Patients with high renal dysfunction or on dialysis should not receive sugammadex due to its 100% renal elimination. Patients with renal failure should be monitored closely if the decision to give sugammadex is made. Rocuronium changes from a hepatic to the renal pathway of elimination when sugammadex is administered. The use of this medication is not recommended for patients with a creatinine clearance less than 30 mL/min or needing dialysis.

For children, adult dosing appears to be effective with a faster onset time, though little information is available. In a study of juvenile rats, sugammadex concentration was higher in bone deposition compared to adults after a single dose.

In contrast, reversal in patients older than 65 years old have shown to be prolonged, though co-morbidities may play a role in circulation of drug. A study of geriatric patients demonstrated a median time to recovery of TOF of 2.2 minutes in 18 to 64 year-olds, 2.5 minutes in 65 to 74 year-olds, and 3.6 minutes in patients older than 75. In addition, the incidence of renal dysfunction is higher in the elderly, which should be taken into consideration.

The use of sugammadex in breastfeeding patients is safe at this time. While it is not known if the drug is secreted into human breast milk, the likelihood of effects on infant is low. Sugammadex was present in rat milk in one study, with maximum drug level occurring at 30 minutes. 

There is very little information regarding the use of sugammadex in patients who are pregnant. In animal studies, while no signs of teratogenicity were noted, there was a higher incidence of reduced fetal body weights and incomplete ossification of the sternebra. There was also an increase in postnatal loss in those studies.

Patients taking hormonal birth control should consider nonhormonal alternatives, as sugammadex might affect progesterone efficacy by binding to progestrogen. A single dose of sugammadex is similar to missing a dose of birth control containing estrogen or progesterone. These patients should use an additional, non-hormonal alternative for the following 7 days.

Patients who take the medications toremifene or fusidic acid should be monitored for possible prolonged neuromuscular blockade. Toremifene has a high affinity for sugammadex, leading to possible displacement of rocuronium or vecuronium from the sugammadex molecule.

Enhancing Healthcare Team Outcomes

Sugammadex is a modified gamma-cyclodextrin that is used to reverse steroidal nondepolarizing neuromuscular blocking drugs rocuronium and vecuronium. The agent is primarily used by an anesthesiologist, anesthesia nurses and an intensivist. Anyone who uses Sugammadex should be familiar with its indications and contraindications. In addition, one also has the familiar with the adverse effects and know how to manage them. A relatively common complication is hypotension and bradycardia; hence resuscitative equipment and anticholinergics must be available in the room. Sugammadex is otherwise relatively safe as long as it is utilized in a monitored setting like the operating room and ICU.[9][10]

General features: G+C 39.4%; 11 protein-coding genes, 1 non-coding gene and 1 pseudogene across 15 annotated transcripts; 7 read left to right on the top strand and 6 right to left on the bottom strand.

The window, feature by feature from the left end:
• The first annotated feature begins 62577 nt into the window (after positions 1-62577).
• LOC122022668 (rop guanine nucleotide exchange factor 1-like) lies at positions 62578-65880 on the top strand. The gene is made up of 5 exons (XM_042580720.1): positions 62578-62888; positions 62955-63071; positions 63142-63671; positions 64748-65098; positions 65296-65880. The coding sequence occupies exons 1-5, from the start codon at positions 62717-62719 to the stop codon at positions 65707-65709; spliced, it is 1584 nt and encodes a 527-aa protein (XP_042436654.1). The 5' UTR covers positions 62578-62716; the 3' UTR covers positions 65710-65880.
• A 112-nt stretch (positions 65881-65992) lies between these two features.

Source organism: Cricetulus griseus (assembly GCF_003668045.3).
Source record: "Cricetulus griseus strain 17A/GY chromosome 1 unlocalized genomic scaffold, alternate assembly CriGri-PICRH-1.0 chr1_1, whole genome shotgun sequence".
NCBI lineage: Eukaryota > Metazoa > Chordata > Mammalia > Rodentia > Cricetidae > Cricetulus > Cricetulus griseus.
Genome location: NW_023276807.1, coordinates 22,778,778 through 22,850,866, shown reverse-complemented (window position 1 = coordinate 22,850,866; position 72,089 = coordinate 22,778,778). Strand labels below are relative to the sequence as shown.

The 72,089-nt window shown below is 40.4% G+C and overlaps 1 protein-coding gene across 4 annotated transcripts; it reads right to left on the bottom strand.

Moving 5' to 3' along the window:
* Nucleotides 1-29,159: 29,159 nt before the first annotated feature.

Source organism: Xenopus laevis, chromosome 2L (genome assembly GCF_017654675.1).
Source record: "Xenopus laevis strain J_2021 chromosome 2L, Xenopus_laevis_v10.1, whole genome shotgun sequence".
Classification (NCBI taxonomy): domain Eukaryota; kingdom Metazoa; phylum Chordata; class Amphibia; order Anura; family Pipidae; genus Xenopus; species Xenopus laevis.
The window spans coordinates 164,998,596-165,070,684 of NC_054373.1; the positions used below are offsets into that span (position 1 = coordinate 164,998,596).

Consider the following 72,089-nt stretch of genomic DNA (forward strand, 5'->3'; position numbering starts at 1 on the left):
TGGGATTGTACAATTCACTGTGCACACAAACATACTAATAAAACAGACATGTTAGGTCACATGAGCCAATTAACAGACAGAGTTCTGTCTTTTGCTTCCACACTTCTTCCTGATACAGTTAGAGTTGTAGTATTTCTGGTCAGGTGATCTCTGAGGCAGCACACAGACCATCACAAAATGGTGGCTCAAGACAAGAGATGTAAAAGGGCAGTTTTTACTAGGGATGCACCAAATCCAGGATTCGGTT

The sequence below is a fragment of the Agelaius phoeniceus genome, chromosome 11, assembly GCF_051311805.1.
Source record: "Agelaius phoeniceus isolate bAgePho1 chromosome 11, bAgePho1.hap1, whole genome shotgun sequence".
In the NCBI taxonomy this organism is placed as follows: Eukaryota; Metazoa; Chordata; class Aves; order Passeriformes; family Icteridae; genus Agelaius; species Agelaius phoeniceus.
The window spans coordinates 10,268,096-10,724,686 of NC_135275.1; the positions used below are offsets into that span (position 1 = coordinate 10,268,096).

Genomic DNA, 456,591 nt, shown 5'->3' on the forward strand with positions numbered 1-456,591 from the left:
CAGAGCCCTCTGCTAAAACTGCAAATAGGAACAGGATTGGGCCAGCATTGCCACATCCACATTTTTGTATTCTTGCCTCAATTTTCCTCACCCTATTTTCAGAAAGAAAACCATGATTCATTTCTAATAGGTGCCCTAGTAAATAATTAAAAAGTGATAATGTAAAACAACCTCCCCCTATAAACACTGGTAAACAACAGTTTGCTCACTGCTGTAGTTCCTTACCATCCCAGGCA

[1] Munro A,McKeen D,Coolen J, Maternal respiratory distress and successful reversal with sugammadex during intrauterine transfusion with fetal paralysis. International journal of obstetric anesthesia. 2019 Jan 8;     [PubMed PMID: 30770210]
[2] Bose S,Xu X,Eikermann M, Does reversal of neuromuscular block with sugammadex reduce readmission rate after surgery? British journal of anaesthesia. 2019 Mar;     [PubMed PMID: 30770044]
[3] Binczak M,Fischler M,Le Guen M, Efficacy of Sugammadex in Preventing Skin Test Reaction in a Patient With Confirmed Rocuronium Anaphylaxis: A Case Report. A     [PubMed PMID: 30720535]
[4] Wu TS,Tseng WC,Lai HC,Huang YH,Wu ZF, Sugammadex and laryngospasm. Journal of clinical anesthesia. 2019 Jan 25;     [PubMed PMID: 30690311]
[5] Szental JA,Bramley D, Neostigmine-induced weakness after sugammadex. Anaesthesia. 2019 Feb;     [PubMed PMID: 30656654]
[6] Agrò FE,Pascarella G,Piliego C, Pharmacoeconomical and clinical concerns of neuromuscular blockade nowaday: the sugammadex paradox. Minerva anestesiologica. 2019 Jan 4;     [PubMed PMID: 30621378]
[7] Syed F,Trifa M,Uffman JC,Tumin D,Tobias JD, Monitoring of Sugammadex Dosing at a Large Tertiary Care Pediatric Hospital. Pediatric quality     [PubMed PMID: 30584640]
[8] de Boer HD,Carlos RV,Brull SJ, Is lower-dose sugammadex a cost-saving strategy for reversal of deep neuromuscular block? Facts and fiction. BMC anesthesiology. 2018 Nov 6;     [PubMed PMID: 30400850]
[9] de Kam PJ,Nolte H,Good S,Yunan M,Williams-Herman DE,Burggraaf J,Kluft C,Adkinson NF,Cullen C,Skov PS,Levy JH,van den Dobbelsteen DJ,van Heumen ELGM,van Meel FCM,Glassner D,Woo T,Min KC,Peeters PAM, Sugammadex hypersensitivity and underlying mechanisms: a randomised study of healthy non-anaesthetised volunteers. British journal of anaesthesia. 2018 Oct;     [PubMed PMID: 30236238]
[10] Carron M,Bertoncello F,Ieppariello G, Profile of sugammadex for reversal of neuromuscular blockade in the elderly: current perspectives. Clinical interventions in aging. 2018;     [PubMed PMID: 29317806]